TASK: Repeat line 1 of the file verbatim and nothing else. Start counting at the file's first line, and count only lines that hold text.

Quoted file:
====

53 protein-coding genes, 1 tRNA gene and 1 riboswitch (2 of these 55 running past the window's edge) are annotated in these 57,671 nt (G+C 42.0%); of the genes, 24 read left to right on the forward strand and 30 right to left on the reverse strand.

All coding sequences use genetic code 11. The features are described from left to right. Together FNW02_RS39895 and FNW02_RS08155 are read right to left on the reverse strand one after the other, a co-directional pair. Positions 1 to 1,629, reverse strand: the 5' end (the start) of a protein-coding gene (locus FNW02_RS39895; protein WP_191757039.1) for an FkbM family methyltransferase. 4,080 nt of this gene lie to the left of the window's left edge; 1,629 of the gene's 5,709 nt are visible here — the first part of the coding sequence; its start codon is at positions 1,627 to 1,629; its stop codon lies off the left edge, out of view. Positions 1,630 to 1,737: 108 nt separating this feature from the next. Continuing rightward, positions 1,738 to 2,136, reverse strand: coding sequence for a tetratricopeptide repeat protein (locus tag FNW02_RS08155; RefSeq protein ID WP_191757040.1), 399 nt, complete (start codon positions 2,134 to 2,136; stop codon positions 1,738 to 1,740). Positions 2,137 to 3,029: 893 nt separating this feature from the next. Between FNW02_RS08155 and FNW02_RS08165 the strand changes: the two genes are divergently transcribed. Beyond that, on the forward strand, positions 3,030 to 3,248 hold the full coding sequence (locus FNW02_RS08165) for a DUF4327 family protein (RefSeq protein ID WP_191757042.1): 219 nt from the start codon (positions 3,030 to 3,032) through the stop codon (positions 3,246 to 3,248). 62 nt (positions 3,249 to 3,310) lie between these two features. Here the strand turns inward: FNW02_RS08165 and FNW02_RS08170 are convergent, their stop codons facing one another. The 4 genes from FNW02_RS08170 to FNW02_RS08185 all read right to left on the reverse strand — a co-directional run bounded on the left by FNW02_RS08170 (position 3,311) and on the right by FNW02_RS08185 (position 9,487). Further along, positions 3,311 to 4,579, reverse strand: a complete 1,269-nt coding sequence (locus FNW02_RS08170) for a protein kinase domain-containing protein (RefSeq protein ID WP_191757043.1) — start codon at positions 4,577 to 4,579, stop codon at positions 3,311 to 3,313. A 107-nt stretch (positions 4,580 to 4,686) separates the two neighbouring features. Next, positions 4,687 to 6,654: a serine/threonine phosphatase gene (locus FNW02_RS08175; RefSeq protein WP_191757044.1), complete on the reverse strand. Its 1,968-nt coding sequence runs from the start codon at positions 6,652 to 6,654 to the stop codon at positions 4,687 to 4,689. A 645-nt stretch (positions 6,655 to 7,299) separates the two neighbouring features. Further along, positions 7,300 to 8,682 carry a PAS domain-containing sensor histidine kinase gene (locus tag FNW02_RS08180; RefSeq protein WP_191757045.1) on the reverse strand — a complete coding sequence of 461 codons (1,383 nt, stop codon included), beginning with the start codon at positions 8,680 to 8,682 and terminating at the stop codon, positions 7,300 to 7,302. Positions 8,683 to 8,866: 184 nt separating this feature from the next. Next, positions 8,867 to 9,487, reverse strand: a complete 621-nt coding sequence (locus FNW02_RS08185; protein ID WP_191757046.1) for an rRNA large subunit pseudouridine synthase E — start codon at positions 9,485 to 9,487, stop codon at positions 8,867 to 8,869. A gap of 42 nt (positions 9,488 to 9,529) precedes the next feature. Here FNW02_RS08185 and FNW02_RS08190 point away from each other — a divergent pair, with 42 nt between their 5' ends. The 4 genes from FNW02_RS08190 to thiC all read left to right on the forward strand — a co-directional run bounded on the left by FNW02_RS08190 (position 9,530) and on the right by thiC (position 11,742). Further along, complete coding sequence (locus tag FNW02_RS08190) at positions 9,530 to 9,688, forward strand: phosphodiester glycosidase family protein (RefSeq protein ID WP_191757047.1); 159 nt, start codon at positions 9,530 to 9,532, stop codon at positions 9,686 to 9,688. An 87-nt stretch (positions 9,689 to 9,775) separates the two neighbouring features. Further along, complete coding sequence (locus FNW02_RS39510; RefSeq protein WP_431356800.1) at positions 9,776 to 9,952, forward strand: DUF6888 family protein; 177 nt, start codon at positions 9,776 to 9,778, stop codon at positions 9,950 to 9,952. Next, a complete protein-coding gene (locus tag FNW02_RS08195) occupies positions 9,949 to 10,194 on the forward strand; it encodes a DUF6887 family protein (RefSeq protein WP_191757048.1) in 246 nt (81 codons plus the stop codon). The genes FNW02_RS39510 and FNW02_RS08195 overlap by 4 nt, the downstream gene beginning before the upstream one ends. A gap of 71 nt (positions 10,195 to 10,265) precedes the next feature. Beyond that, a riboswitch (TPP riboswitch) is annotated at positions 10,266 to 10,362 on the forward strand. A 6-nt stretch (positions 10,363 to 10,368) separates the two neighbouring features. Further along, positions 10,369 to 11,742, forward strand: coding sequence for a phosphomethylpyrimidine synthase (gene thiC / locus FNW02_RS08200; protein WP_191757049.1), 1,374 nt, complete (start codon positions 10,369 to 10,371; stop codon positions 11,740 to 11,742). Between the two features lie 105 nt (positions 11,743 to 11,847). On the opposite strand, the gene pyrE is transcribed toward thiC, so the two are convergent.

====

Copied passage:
53 protein-coding genes, 1 tRNA gene and 1 riboswitch (2 of these 55 running past the window's edge) are annotated in these 57,671 nt (G+C 42.0%); of the genes, 24 read left to right on the forward strand and 30 right to left on the reverse strand.